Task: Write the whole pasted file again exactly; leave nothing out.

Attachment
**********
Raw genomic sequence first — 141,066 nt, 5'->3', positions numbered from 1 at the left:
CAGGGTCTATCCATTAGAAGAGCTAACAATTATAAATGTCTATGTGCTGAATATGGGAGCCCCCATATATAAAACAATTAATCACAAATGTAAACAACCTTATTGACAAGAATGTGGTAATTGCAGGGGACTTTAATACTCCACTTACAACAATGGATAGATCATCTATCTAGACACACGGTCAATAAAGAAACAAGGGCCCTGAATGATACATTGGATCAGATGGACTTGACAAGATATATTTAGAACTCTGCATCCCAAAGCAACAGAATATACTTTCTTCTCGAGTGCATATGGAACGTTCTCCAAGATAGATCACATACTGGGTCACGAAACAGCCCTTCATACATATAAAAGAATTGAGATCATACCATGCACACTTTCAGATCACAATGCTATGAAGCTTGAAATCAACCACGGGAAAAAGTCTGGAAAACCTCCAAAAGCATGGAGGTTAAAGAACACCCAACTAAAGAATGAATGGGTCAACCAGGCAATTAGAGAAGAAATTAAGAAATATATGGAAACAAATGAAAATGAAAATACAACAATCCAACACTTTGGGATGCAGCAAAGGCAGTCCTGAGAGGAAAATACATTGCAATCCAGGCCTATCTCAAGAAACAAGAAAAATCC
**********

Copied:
Raw genomic sequence first — 141,066 nt, 5'->3', positions numbered from 1 at the left:
CAGGGTCTATCCATTAGAAGAGCTAACAATTATAAATGTCTATGTGCTGAATATGGGAGCCCCCATATATAAAACAATTAATCACAAATGTAAACAACCTTATTGACAAGAATGTGGTAATTGCAGGGGACTTTAATACTCCACTTACAACAATGGATAGATCATCTATCTAGACACACGGTCAATAAAGAAACAAGGGCCCTGAATGATACATTGGATCAGATGGACTTGACAAGATATATTTAGAACTCTGCATCCCAAAGCAACAGAATATACTTTCTTCTCGAGTGCATATGGAACGTTCTCCAAGATAGATCACATACTGGGTCACGAAACAGCCCTTCATACATATAAAAGAATTGAGATCATACCATGCACACTTTCAGATCACAATGCTATGAAGCTTGAAATCAACCACGGGAAAAAGTCTGGAAAACCTCCAAAAGCATGGAGGTTAAAGAACACCCAACTAAAGAATGAATGGGTCAACCAGGCAATTAGAGAAGAAATTAAGAAATATATGGAAACAAATGAAAATGAAAATACAACAATCCAACACTTTGGGATGCAGCAAAGGCAGTCCTGAGAGGAAAATACATTGCAATCCAGGCCTATCTCAAGAAACAAGAAAAATCC